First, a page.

Sometimes what you need in your writing is a dictionary approach–the ability to look up your problem and find the answer. That’s what Writing From A to Z: The Easy-to-use Reference (McGraw Hill 2005) offers. This book is designed as a textbook for a writing class with print as well as online content. It includes topics such as basic grammar, logic and argumentation, methods of development, and sample student papers.You’ll notice right away it is geared for the teacher, with notes on how to address topics with students and how to handle class sort of issues. If you webmaster a writing blog, you might find this especially–and unusually–helpful as a way of organizing content and covering relevant topics for your readers and viewers.
One part I really like about this book is it covers less-chattered about topics. Sure, every how-to-write resource covers POV, plot, pacing, but this one covers can/may, writing formats (MLA and APA and more), prepositional phrases (people sure mess these up a lot). A few topics are included that have probably disappeared from the writer’s lexicon, but you might enjoy in a historic sense. For example, there’s a list of Revision Symbols used in reviewing a document. I still use them in my writer’s group, but I think few understand what I’m saying!
It’s expensive if you buy it new, but quite affordable used (in ‘very good’ condition, according to Amazon)–less than $5 when I looked. To me, the sort of writing tips found in this book are timeless, so I was happy about the discount.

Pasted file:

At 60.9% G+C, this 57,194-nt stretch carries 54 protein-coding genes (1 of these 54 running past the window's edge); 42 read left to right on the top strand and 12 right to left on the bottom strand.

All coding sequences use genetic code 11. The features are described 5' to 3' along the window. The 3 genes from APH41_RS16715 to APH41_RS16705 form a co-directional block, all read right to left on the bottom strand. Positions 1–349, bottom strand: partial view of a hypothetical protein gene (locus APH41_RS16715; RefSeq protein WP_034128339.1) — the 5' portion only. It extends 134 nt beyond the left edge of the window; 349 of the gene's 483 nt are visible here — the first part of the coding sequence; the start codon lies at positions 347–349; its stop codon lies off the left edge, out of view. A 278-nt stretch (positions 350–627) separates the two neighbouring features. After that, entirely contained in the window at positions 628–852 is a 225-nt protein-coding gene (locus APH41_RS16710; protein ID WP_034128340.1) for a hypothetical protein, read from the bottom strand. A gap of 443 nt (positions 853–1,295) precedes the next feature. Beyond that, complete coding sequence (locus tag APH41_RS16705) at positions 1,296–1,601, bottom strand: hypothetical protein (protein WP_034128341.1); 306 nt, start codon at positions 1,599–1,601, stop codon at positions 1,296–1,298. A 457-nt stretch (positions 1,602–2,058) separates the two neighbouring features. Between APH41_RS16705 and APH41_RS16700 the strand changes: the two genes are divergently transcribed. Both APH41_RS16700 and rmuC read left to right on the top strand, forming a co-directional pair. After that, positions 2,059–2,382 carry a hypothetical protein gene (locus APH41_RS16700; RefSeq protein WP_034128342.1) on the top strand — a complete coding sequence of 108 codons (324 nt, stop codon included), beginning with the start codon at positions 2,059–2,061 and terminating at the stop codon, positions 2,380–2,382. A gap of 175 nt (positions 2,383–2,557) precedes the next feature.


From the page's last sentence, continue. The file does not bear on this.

Here are fifteen ideas I found especially useful:
- A foldout in the front of all topics and page numbers
- Flowchart of the writing process from prewriting to the finished document
- Peer response guidelines, organized by kinds of writing (useful for critique groups as well as a writing class)
- Overview of the research process from writers responsibilities to plagiarism
- Alphabetic list of abbreviations
- An explanation of Boolean searches
- When/how to use commas (this caught my attention because a reader just asked a question about the use of commas in a list)
- Comparison and contrast as a method of development
- First drafts
- A discussion of logic and argumentation
- Different document designs–for business, academics, online
- Literary analysis
- Past perfect tense, past participles and the like
- When to use question marks (revisit Writers Tip #99–the misuse of question marks is one of Noah Lukeman’s hot buttons)
- How to avoid vague words (love this one. Vague and mitigating words drain all the power out of a scene)
More writers’ resources:
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Jacqui Murray is the author of the popular Building a Midshipman, the story of her daughter’s journey from high school to United States Naval Academy. She is webmaster for six blogs, an Amazon Vine Voice book reviewer, a columnist for Examiner.com and TeachHUB, Editorial Review Board member for Journal for Computing Teachers, monthly contributor to Today’s Author and a freelance journalist on tech ed topics. In her free time, she is editor of technology training books for how to integrate technology in education. Currently, she’s editing a techno-thriller that should be out to publishers next summer.